main spillway. Repair work on the damaged emergency and main
spillways has been ongoing for nearly four years following
February 2017’s spillway crisis. The $308 million announced
Monday was at first rejected but later approved by FEMA
following an appeal from the DWR last year.
While Global Warming only intensifies weather conditions, the
geological record shows that Megafloods have occurred in
California every century or two, likely triggered by
“atmospheric rivers” dumping a conveyor belt of drenching rains
out of the Pacific. The last Megaflood occurred in 1861-62,
flooding all western states, putting vast sections of
California underwater for months, ruining a quarter of the
state’s economy, and pushing California into near-bankruptcy.
Bruce Kamilos last week was hired to serve as the next general
manager of the Florin Resource Conservation District (FRCD),
which manages the Elk Grove Water District. Kamilos will
replace the district’s current General Manager Mark Madison,
who will retire on May 1.
Hundreds of California wineries will be governed by statewide
wastewater processing rules for the first time. The move
toward a statewide regulatory framework is a five-year effort
and was finalized this week by the State Water Resources
Control Board. The board approved an order setting up
guidelines for wastewater processing at most of the more than
3,600 bonded wineries in the state, reported the North Bay
Business Journal. The new order promises to bring at least
1,500 of those wineries into a regulatory framework for
wastewater disposal for the first time.
Six years ago, in the middle of a crippling drought,
Californians were ordered to let their lawns turn yellow. They
put buckets in their showers to conserve. Scofflaws had to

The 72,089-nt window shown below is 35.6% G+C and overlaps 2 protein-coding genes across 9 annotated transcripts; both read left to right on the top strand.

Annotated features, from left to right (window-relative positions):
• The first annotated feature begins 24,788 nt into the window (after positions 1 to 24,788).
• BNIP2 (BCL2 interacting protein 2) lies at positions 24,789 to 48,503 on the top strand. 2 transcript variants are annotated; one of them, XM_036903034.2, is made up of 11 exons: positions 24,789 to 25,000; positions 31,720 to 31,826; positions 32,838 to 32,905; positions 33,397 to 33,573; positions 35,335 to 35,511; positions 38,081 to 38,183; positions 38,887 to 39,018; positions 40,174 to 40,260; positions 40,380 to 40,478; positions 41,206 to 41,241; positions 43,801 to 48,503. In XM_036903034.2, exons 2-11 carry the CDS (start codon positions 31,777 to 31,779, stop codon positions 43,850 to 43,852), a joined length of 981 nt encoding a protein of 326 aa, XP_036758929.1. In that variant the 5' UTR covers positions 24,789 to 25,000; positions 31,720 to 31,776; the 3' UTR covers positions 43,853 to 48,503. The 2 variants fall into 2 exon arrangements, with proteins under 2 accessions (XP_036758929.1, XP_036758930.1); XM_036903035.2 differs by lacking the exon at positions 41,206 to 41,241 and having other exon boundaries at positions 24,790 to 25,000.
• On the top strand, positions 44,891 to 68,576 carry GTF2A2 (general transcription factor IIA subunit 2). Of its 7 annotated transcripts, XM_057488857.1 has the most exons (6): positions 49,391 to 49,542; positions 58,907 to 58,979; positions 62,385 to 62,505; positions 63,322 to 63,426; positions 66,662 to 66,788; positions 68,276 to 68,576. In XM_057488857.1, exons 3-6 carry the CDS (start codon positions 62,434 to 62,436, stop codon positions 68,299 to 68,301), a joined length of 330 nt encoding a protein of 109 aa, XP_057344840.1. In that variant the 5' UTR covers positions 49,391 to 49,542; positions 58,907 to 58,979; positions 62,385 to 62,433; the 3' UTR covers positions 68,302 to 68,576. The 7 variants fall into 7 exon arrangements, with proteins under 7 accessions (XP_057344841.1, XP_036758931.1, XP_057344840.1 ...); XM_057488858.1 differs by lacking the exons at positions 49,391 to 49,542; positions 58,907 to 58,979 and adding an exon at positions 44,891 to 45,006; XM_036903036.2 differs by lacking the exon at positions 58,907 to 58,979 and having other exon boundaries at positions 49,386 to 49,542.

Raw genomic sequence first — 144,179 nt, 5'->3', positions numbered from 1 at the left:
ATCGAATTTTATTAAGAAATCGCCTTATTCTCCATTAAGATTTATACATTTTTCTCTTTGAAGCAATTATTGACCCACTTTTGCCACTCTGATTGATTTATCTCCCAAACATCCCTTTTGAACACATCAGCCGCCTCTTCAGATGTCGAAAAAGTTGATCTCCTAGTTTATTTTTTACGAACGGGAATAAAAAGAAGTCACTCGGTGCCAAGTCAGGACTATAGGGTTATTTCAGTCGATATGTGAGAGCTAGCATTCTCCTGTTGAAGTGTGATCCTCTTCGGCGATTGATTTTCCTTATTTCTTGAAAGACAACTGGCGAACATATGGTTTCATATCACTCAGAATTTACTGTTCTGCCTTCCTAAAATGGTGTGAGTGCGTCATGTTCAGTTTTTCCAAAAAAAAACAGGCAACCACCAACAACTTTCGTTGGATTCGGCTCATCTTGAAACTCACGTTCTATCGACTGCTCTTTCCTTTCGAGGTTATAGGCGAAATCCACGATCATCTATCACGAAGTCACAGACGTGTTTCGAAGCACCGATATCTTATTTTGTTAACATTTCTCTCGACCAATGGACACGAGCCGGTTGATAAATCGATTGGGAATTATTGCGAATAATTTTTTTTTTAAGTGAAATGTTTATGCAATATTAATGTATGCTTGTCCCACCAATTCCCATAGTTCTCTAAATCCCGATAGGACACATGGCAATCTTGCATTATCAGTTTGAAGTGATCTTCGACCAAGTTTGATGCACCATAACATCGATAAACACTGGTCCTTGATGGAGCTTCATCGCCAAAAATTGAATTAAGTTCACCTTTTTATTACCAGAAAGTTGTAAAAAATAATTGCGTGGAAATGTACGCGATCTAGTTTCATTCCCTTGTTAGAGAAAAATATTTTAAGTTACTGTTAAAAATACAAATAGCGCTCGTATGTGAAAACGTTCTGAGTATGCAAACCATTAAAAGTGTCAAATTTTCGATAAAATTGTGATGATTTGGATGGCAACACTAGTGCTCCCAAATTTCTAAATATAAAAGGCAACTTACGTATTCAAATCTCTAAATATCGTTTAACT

attend “drought school.” Meanwhile, farmers throughout the
Central Valley had to idle many of their fields. This week’s
deluge left many Californians shoveling snow and splashing
through puddles as an “atmospheric river” swept the state. More
precipitation is in the forecast for next week. But experts
worry that without repeated downpours over the next two months,
the painful memories of the last drought could become reality
Ten days ago the state set new heat records and brush fires
broke out. Burn areas in the Santa Cruz Mountains rekindled.
Then, over the last three days, a 2,000-mile-long filament of
water in the sky burst over the areas that last week sat brown
and smoking. Snow fell on peaks and even some lower hills in
the Bay Area. The California Department of Water Resources
Central Sierra snow measurement station jumped from 42 percent
of average to 62 percent of average.
We are now past the halfway mark in California’s normally
wettest winter months, and the wet season to date has been
anything but. Most of the state has received less than half of
its average annual precipitation to date. Coming after a very
dry Water Year 2020 these conditions are concerning. More
precipitation will certainly occur in February and March, but